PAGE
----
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Breakaway Oil Rig, Filled With Fuel, Runs Aground

By Published: January 1, 2013

An enormous Shell Oil offshore drilling rig ran aground on an island in the Gulf of Alaska on Monday night after it broke free from tow ships in rough seas, officials said.

The rig, the Kulluk, which was used for test drilling in the Arctic last summer, is carrying about 139,000 gallons of diesel fuel and 12,000 gallons of lubricating oil and hydraulic fluid, the officials said.

A Coast Guard helicopter flew over the rig after the grounding at 8:48 p.m. and “detected no visible sheen,” said Darci Sinclair, a spokeswoman for a unified command of officials from Shell, Alaskan state agencies and other groups that has been directing the response since the troubles with the rig began last Thursday. read more

Failures that led to the Kulluk’s demise

As Coast Guard responders were scrambling to the scene on New Year’s Eve, officials told reporters an investigation will be launched into the failures that led to the Kulluk’s demise. Seas are expected to be up to 33 feet by Tuesday, with the potential for 40-foot waves as a large storm system delivers moisture from as far south as California. Satellite imagery shows the bulk of the storm headed right for Kodiak.

Tony Hopfinger, Suzanna Caldwell | Jan 01, 2013

A drilling rig operated by Royal Dutch Shell that had been adrift off and on in rough seas since Thursday ran aground near Kodiak Island in Alaska on Monday night, raising concerns about a possible fuel spill.

The Kulluk — a $290 million offshore oil rig operated as part of Shell’s Arctic drilling efforts in summer — washed up shortly before 9 p.m. at Ocean Bay on Sitkalidak Island, located close to Kodiak Island’s southeast shores. read more

Shell Rig Runs Aground

There is reportedly up to 150,000 gallons of ultra-low sulphur diesel on board the Kulluk and roughly 12,000 gallons of combined lube oil and hydraulic fluid. The condition of the vessel has not yet been confirmed and overflights are scheduled pending weather conditions. Unified Command, using a US Coast Guard aircraft, plans to conduct a survey to assess the situation at first light. A response team will be deployed when it is safe to do so. 

By Dan Carpenter & Mike Ross Channel 2 News 6:46 p.m. AKST, December 31, 2012 ANCHORAGE, Alaska—

UPDATE: The Unified Command handling the Kulluk situation released this statement Monday night. Check and the Channel 2 Morning Edition for the latest on this developing story.

ANCHORAGE, AK – The Unified Command reports that Kulluk grounded at approximately 9:00 p.m. AK time on the southeast side of Sitkalidak Island. The crew of the tug Alert was ordered to separate from the Kulluk at 8:15 pm to maintain the safety of the nine crewmembers aboard the vessel.

“The extreme weather conditions and high seas continue to be a challenge. We have more than 250 people actively involved in the response efforts,” said Susan Childs, Incident Commander, Shell. “Our priority right now is maintaining the safety of our response personnel and evaluating next steps.” read more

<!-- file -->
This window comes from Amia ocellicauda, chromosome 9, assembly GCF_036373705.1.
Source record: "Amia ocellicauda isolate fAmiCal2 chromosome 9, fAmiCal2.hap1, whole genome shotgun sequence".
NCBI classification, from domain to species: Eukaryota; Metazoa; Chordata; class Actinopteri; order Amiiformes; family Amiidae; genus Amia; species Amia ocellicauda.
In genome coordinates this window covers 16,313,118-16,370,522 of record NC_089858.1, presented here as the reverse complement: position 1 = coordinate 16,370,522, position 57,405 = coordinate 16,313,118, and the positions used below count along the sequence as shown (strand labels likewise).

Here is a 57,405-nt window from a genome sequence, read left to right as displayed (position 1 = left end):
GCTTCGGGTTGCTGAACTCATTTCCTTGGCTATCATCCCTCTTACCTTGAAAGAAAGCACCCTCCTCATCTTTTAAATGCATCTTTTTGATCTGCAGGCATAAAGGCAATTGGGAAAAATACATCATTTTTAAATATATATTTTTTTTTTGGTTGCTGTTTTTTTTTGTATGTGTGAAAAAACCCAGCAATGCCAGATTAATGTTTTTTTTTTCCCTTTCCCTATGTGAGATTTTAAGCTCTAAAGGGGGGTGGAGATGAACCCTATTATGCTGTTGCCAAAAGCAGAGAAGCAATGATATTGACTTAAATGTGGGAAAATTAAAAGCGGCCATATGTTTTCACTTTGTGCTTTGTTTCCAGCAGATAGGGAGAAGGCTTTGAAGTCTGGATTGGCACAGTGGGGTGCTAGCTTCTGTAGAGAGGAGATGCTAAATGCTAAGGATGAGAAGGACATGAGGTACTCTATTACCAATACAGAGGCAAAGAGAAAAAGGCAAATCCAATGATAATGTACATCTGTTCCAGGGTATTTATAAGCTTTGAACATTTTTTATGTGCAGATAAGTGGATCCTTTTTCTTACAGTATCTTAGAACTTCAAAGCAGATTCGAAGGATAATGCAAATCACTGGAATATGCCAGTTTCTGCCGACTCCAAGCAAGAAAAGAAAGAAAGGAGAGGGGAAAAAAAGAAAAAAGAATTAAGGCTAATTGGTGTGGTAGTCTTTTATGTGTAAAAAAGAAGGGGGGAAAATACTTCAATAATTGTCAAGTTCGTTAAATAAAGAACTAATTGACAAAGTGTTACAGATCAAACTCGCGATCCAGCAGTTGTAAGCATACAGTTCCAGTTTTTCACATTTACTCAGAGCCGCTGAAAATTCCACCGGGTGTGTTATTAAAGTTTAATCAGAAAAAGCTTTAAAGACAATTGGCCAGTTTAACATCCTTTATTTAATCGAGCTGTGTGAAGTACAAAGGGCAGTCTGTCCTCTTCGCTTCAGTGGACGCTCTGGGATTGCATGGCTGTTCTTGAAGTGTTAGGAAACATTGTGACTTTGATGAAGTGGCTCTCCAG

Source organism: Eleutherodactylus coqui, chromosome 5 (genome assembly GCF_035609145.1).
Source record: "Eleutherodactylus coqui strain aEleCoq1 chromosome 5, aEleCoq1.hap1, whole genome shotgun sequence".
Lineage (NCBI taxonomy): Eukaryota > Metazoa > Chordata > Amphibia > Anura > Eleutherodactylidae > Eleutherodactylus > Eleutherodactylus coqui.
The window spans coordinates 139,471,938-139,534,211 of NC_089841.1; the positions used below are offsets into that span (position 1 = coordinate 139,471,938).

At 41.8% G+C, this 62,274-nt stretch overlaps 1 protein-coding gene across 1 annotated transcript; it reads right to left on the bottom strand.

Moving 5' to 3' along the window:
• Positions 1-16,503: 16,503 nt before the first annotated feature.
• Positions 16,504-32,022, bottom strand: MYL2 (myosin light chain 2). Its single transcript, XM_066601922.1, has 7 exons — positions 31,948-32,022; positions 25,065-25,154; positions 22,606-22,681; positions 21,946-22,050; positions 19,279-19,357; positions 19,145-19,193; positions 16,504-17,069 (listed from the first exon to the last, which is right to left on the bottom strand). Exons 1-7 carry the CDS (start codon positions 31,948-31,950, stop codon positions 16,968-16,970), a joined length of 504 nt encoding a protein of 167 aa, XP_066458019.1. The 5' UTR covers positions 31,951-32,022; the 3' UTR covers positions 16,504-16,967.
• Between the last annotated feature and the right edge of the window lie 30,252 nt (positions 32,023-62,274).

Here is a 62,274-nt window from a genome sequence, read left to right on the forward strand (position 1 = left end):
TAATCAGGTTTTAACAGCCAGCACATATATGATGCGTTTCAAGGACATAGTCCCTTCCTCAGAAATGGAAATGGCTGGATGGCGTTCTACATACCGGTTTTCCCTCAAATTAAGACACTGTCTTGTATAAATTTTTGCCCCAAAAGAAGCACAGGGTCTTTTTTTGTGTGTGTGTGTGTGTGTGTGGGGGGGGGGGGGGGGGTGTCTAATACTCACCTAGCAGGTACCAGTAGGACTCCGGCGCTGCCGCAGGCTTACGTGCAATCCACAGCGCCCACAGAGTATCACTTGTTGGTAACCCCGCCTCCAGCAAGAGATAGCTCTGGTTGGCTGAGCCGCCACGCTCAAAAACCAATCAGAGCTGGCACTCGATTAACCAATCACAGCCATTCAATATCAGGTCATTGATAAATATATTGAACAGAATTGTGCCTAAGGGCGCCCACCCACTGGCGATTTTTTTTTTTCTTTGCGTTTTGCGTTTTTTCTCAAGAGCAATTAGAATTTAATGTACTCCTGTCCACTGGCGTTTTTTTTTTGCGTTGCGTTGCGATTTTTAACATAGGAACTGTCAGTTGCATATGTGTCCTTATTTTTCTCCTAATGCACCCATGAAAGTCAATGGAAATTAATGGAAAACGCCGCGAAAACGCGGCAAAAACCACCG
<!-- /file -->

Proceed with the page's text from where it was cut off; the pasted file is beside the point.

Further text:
By John Donovan 

The following are extracts from a warning email we sent to every UK MP in April 2012. We rung the alarm bells very loudly. As I said just days ago, Shell’s jinxed Monty Python Arctic Follies, plagued by misfortune and mismanagement, continues… with news today that the drilling ship Kulluk has run aground on Sitkalidak Island, in the Gulf of Alaska. Thankfully there are no reported fatalities this time.




Shell drill ship runs aground on Alaskan island

Associated Press –  Shell Alaska says a drifting drill ship that broke loose from tow vessels during a severe storm has run aground on the southeast side of Sitkalidak Island.

Shell’s unified command center says the Kulluk grounded around 9 p.m. Monday. It says the crew of a tug boat had been ordered to separate from it earlier in the night out of safety of its crew members.

The Kulluk is one of two Shell drill ships that operated in U.S. Arctic waters in 2012. It had been under tow by a tug and a 360-foot anchor handler before it broke loose earlier Monday night. read more

Shell drilling rig grounds off Kodiak Island after towlines fail for 5th time

Royal Dutch Shell’s Kulluk drilling rig, re-secured to two ships with towlines early Monday, grounded around 9 p.m. in rocky water off the southern coast of Kodiak Island during a pounding Gulf of Alaska winter storm, according to the U.S. Coast Guard. The Coast Guard evacuated the Kulluk’s 18-person crew on Saturday for their own safety…

By LISA DEMER — [email protected]

Royal Dutch Shell’s Kulluk drilling rig, re-secured to two ships with towlines early Monday, grounded around 9 p.m. in rocky water off the southern coast of Kodiak Island during a pounding Gulf of Alaska winter storm, according to the U.S. Coast Guard.

A command team that includes Shell briefed reporters on the disaster with the Kulluk late Monday night.

It broke loose from a Shell-contracted ship, the Aiviq, around 4:40 p.m. Monday Then around 8:15 p.m., the second tow ship, the borrowed Alert, was directed to lose its towline to avoid danger to the nine crew members aboard, according to the command team managing the crisis, which includes Shell, the Coast Guard, the state of Alaska, and contractors. read more

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